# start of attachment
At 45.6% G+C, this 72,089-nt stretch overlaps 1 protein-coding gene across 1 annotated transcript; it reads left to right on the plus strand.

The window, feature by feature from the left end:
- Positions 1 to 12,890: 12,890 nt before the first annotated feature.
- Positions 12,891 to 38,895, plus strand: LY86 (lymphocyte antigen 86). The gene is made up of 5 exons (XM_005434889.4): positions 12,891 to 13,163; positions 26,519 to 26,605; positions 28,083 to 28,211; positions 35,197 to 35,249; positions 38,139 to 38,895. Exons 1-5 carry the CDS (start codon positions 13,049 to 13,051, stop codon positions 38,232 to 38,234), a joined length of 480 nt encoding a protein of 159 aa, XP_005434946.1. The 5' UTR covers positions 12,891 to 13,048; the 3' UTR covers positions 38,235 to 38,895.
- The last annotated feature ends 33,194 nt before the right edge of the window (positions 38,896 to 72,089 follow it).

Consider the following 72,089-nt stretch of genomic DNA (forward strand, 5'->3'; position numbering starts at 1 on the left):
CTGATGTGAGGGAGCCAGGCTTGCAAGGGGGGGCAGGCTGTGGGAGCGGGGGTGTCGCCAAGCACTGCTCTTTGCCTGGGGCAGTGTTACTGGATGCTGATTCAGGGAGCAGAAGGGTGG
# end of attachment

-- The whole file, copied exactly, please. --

At 45.6% G+C, this 72,089-nt stretch overlaps 1 protein-coding gene across 1 annotated transcript; it reads left to right on the plus strand.

The window, feature by feature from the left end:
- Positions 1 to 12,890: 12,890 nt before the first annotated feature.
- Positions 12,891 to 38,895, plus strand: LY86 (lymphocyte antigen 86). The gene is made up of 5 exons (XM_005434889.4): positions 12,891 to 13,163; positions 26,519 to 26,605; positions 28,083 to 28,211; positions 35,197 to 35,249; positions 38,139 to 38,895. Exons 1-5 carry the CDS (start codon positions 13,049 to 13,051, stop codon positions 38,232 to 38,234), a joined length of 480 nt encoding a protein of 159 aa, XP_005434946.1. The 5' UTR covers positions 12,891 to 13,048; the 3' UTR covers positions 38,235 to 38,895.
- The last annotated feature ends 33,194 nt before the right edge of the window (positions 38,896 to 72,089 follow it).

Consider the following 72,089-nt stretch of genomic DNA (forward strand, 5'->3'; position numbering starts at 1 on the left):
CTGATGTGAGGGAGCCAGGCTTGCAAGGGGGGGCAGGCTGTGGGAGCGGGGGTGTCGCCAAGCACTGCTCTTTGCCTGGGGCAGTGTTACTGGATGCTGATTCAGGGAGCAGAAGGGTGG